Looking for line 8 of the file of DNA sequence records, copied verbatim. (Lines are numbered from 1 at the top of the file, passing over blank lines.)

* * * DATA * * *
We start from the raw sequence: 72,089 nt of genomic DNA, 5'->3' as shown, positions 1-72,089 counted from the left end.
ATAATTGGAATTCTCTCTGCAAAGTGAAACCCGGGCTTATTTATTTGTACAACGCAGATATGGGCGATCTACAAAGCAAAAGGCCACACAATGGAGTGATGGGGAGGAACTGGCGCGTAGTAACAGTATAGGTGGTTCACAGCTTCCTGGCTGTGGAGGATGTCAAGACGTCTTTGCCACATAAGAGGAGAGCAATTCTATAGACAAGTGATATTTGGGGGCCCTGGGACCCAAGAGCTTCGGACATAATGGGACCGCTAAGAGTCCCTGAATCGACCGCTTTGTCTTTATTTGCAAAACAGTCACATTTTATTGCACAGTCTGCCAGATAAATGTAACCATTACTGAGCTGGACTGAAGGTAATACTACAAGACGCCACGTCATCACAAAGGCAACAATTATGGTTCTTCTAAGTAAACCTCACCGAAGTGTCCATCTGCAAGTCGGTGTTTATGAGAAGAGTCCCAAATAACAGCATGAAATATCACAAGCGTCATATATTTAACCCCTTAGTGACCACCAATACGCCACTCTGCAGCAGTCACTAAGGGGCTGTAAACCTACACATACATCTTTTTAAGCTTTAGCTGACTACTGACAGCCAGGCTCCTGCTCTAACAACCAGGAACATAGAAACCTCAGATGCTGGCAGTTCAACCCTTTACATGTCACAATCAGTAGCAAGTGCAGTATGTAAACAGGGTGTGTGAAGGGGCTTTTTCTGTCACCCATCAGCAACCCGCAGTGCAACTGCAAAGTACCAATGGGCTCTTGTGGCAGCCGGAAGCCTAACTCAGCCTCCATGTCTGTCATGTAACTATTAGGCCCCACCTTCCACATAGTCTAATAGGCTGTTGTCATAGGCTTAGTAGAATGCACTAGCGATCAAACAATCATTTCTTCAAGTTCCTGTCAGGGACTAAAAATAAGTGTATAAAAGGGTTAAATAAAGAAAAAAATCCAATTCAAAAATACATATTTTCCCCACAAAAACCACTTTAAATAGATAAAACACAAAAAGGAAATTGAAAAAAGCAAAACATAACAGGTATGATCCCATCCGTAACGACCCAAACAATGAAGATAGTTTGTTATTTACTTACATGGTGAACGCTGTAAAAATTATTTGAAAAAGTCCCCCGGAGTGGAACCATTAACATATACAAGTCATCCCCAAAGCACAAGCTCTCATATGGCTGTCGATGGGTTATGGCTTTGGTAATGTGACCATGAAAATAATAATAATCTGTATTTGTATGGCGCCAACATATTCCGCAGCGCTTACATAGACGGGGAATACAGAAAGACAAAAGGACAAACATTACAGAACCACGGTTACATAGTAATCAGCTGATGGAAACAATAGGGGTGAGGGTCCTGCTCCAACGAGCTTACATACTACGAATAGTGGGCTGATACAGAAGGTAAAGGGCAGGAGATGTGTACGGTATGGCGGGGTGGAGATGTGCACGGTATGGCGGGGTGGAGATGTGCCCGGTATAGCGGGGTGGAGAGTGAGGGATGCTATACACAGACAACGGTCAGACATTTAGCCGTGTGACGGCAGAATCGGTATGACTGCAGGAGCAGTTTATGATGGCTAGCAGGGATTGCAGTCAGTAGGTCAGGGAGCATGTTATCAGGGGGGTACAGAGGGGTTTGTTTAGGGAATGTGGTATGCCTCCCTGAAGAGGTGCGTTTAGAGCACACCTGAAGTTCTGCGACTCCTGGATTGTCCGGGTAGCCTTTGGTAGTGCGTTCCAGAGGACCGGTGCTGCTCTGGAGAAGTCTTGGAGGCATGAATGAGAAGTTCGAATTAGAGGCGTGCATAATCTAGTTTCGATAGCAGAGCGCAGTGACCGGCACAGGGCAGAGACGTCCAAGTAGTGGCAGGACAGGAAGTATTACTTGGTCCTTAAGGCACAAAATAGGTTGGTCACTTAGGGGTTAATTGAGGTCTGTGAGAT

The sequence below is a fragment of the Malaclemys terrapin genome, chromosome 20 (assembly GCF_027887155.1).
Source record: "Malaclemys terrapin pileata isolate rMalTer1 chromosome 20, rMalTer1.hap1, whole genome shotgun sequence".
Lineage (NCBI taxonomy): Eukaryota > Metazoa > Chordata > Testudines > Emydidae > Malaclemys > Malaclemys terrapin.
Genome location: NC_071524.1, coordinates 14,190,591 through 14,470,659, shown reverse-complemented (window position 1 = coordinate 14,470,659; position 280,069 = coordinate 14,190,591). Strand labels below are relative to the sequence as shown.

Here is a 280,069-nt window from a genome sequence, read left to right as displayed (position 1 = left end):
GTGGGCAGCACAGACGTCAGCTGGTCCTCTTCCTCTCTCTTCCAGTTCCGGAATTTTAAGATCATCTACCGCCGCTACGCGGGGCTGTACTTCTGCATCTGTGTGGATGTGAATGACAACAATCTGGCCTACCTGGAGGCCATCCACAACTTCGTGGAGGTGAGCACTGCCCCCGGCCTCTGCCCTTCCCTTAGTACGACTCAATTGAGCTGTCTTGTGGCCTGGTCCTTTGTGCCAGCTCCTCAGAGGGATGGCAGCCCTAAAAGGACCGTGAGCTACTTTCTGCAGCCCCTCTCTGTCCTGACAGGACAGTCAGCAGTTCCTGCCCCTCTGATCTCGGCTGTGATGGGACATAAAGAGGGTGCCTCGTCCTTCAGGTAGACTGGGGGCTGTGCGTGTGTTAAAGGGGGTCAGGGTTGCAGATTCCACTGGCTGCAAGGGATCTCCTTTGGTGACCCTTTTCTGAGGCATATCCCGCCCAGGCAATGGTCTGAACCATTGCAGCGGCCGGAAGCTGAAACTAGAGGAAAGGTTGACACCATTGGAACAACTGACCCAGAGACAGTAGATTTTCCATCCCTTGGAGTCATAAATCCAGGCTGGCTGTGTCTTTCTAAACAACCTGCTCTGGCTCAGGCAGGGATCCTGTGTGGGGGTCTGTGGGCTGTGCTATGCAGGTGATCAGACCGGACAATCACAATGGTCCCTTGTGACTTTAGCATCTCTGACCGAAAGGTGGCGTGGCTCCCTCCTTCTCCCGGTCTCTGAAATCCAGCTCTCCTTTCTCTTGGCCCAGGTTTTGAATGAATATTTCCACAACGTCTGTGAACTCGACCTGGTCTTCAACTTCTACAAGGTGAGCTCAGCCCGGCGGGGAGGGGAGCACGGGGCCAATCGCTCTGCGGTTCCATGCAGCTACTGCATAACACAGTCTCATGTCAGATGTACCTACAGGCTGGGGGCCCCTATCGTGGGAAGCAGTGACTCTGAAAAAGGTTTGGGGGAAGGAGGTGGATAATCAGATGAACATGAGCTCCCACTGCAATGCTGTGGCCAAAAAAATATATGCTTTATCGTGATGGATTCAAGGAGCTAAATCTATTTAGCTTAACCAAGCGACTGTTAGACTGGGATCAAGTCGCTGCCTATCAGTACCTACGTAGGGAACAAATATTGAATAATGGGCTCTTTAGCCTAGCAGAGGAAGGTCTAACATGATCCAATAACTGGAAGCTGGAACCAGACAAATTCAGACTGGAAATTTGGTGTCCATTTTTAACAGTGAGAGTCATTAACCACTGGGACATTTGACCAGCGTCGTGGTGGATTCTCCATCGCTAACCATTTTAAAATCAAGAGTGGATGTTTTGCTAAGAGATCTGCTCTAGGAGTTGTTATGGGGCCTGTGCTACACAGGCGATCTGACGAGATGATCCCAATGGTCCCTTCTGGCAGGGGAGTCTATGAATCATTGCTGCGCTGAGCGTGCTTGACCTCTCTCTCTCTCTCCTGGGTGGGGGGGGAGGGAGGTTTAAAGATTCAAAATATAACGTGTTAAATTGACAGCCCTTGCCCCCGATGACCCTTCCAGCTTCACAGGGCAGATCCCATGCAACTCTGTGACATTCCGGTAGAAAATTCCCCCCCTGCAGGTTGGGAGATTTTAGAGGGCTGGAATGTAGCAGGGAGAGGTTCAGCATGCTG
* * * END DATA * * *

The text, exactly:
GTGGGCAGCACAGACGTCAGCTGGTCCTCTTCCTCTCTCTTCCAGTTCCGGAATTTTAAGATCATCTACCGCCGCTACGCGGGGCTGTACTTCTGCATCTGTGTGGATGTGAATGACAACAATCTGGCCTACCTGGAGGCCATCCACAACTTCGTGGAGGTGAGCACTGCCCCCGGCCTCTGCCCTTCCCTTAGTACGACTCAATTGAGCTGTCTTGTGGCCTGGTCCTTTGTGCCAGCTCCTCAGAGGGATGGCAGCCCTAAAAGGACCGTGAGCTACTTTCTGCAGCCCCTCTCTGTCCTGACAGGACAGTCAGCAGTTCCTGCCCCTCTGATCTCGGCTGTGATGGGACATAAAGAGGGTGCCTCGTCCTTCAGGTAGACTGGGGGCTGTGCGTGTGTTAAAGGGGGTCAGGGTTGCAGATTCCACTGGCTGCAAGGGATCTCCTTTGGTGACCCTTTTCTGAGGCATATCCCGCCCAGGCAATGGTCTGAACCATTGCAGCGGCCGGAAGCTGAAACTAGAGGAAAGGTTGACACCATTGGAACAACTGACCCAGAGACAGTAGATTTTCCATCCCTTGGAGTCATAAATCCAGGCTGGCTGTGTCTTTCTAAACAACCTGCTCTGGCTCAGGCAGGGATCCTGTGTGGGGGTCTGTGGGCTGTGCTATGCAGGTGATCAGACCGGACAATCACAATGGTCCCTTGTGACTTTAGCATCTCTGACCGAAAGGTGGCGTGGCTCCCTCCTTCTCCCGGTCTCTGAAATCCAGCTCTCCTTTCTCTTGGCCCAGGTTTTGAATGAATATTTCCACAACGTCTGTGAACTCGACCTGGTCTTCAACTTCTACAAGGTGAGCTCAGCCCGGCGGGGAGGGGAGCACGGGGCCAATCGCTCTGCGGTTCCATGCAGCTACTGCATAACACAGTCTCATGTCAGATGTACCTACAGGCTGGGGGCCCCTATCGTGGGAAGCAGTGACTCTGAAAAAGGTTTGGGGGAAGGAGGTGGATAATCAGATGAACATGAGCTCCCACTGCAATGCTGTGGCCAAAAAAATATATGCTTTATCGTGATGGATTCAAGGAGCTAAATCTATTTAGCTTAACCAAGCGACTGTTAGACTGGGATCAAGTCGCTGCCTATCAGTACCTACGTAGGGAACAAATATTGAATAATGGGCTCTTTAGCCTAGCAGAGGAAGGTCTAACATGATCCAATAACTGGAAGCTGGAACCAGACAAATTCAGACTGGAAATTTGGTGTCCATTTTTAACAGTGAGAGTCATTAACCACTGGGACATTTGACCAGCGTCGTGGTGGATTCTCCATCGCTAACCATTTTAAAATCAAGAGTGGATGTTTTGCTAAGAGATCTGCTCTAGGAGTTGTTATGGGGCCTGTGCTACACAGGCGATCTGACGAGATGATCCCAATGGTCCCTTCTGGCAGGGGAGTCTATGAATCATTGCTGCGCTGAGCGTGCTTGACCTCTCTCTCTCTCTCCTGGGTGGGGGGGGAGGGAGGTTTAAAGATTCAAAATATAACGTGTTAAATTGACAGCCCTTGCCCCCGATGACCCTTCCAGCTTCACAGGGCAGATCCCATGCAACTCTGTGACATTCCGGTAGAAAATTCCCCCCCTGCAGGTTGGGAGATTTTAGAGGGCTGGAATGTAGCAGGGAGAGGTTCAGCATGCTG